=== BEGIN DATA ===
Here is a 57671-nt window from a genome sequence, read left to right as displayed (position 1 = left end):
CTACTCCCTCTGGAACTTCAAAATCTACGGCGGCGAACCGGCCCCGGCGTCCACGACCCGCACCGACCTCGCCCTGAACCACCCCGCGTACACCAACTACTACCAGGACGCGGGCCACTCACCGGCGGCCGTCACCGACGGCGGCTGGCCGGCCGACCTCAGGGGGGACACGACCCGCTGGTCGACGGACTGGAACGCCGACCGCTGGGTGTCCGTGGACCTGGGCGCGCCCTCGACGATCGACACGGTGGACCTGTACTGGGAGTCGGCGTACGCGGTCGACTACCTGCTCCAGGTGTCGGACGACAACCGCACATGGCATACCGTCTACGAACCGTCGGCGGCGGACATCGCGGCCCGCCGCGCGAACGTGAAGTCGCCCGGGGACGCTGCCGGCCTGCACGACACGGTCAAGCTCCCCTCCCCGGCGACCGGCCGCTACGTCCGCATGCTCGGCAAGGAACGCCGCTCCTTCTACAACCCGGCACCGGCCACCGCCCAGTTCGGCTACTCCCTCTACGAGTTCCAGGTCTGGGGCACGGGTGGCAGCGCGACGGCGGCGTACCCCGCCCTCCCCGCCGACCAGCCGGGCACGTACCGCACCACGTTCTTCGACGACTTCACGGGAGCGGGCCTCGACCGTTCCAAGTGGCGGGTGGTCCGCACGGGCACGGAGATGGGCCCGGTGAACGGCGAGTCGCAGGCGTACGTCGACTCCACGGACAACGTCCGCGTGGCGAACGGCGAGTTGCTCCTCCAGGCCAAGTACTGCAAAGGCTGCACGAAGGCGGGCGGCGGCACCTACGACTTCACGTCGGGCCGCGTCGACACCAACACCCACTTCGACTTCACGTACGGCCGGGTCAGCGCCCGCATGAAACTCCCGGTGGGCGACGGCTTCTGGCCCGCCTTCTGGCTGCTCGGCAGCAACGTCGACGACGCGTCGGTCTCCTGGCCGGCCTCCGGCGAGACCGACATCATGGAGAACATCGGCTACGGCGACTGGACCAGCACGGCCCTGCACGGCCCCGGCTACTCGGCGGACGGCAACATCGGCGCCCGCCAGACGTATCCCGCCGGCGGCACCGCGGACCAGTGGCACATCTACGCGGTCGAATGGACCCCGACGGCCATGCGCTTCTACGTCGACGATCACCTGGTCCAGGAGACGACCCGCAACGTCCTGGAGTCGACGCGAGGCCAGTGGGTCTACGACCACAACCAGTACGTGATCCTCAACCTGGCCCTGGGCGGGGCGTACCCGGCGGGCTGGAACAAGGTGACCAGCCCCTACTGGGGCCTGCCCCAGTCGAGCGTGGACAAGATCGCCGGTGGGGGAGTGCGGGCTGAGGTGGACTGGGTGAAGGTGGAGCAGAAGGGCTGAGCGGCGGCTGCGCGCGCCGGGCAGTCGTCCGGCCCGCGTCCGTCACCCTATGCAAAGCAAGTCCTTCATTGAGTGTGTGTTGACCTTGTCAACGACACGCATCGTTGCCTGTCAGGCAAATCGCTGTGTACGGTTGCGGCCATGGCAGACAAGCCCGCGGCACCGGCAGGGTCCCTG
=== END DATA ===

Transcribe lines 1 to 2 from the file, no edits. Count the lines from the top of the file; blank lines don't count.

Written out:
Here is a 57671-nt window from a genome sequence, read left to right as displayed (position 1 = left end):
CTACTCCCTCTGGAACTTCAAAATCTACGGCGGCGAACCGGCCCCGGCGTCCACGACCCGCACCGACCTCGCCCTGAACCACCCCGCGTACACCAACTACTACCAGGACGCGGGCCACTCACCGGCGGCCGTCACCGACGGCGGCTGGCCGGCCGACCTCAGGGGGGACACGACCCGCTGGTCGACGGACTGGAACGCCGACCGCTGGGTGTCCGTGGACCTGGGCGCGCCCTCGACGATCGACACGGTGGACCTGTACTGGGAGTCGGCGTACGCGGTCGACTACCTGCTCCAGGTGTCGGACGACAACCGCACATGGCATACCGTCTACGAACCGTCGGCGGCGGACATCGCGGCCCGCCGCGCGAACGTGAAGTCGCCCGGGGACGCTGCCGGCCTGCACGACACGGTCAAGCTCCCCTCCCCGGCGACCGGCCGCTACGTCCGCATGCTCGGCAAGGAACGCCGCTCCTTCTACAACCCGGCACCGGCCACCGCCCAGTTCGGCTACTCCCTCTACGAGTTCCAGGTCTGGGGCACGGGTGGCAGCGCGACGGCGGCGTACCCCGCCCTCCCCGCCGACCAGCCGGGCACGTACCGCACCACGTTCTTCGACGACTTCACGGGAGCGGGCCTCGACCGTTCCAAGTGGCGGGTGGTCCGCACGGGCACGGAGATGGGCCCGGTGAACGGCGAGTCGCAGGCGTACGTCGACTCCACGGACAACGTCCGCGTGGCGAACGGCGAGTTGCTCCTCCAGGCCAAGTACTGCAAAGGCTGCACGAAGGCGGGCGGCGGCACCTACGACTTCACGTCGGGCCGCGTCGACACCAACACCCACTTCGACTTCACGTACGGCCGGGTCAGCGCCCGCATGAAACTCCCGGTGGGCGACGGCTTCTGGCCCGCCTTCTGGCTGCTCGGCAGCAACGTCGACGACGCGTCGGTCTCCTGGCCGGCCTCCGGCGAGACCGACATCATGGAGAACATCGGCTACGGCGACTGGACCAGCACGGCCCTGCACGGCCCCGGCTACTCGGCGGACGGCAACATCGGCGCCCGCCAGACGTATCCCGCCGGCGGCACCGCGGACCAGTGGCACATCTACGCGGTCGAATGGACCCCGACGGCCATGCGCTTCTACGTCGACGATCACCTGGTCCAGGAGACGACCCGCAACGTCCTGGAGTCGACGCGAGGCCAGTGGGTCTACGACCACAACCAGTACGTGATCCTCAACCTGGCCCTGGGCGGGGCGTACCCGGCGGGCTGGAACAAGGTGACCAGCCCCTACTGGGGCCTGCCCCAGTCGAGCGTGGACAAGATCGCCGGTGGGGGAGTGCGGGCTGAGGTGGACTGGGTGAAGGTGGAGCAGAAGGGCTGAGCGGCGGCTGCGCGCGCCGGGCAGTCGTCCGGCCCGCGTCCGTCACCCTATGCAAAGCAAGTCCTTCATTGAGTGTGTGTTGACCTTGTCAACGACACGCATCGTTGCCTGTCAGGCAAATCGCTGTGTACGGTTGCGGCCATGGCAGACAAGCCCGCGGCACCGGCAGGGTCCCTG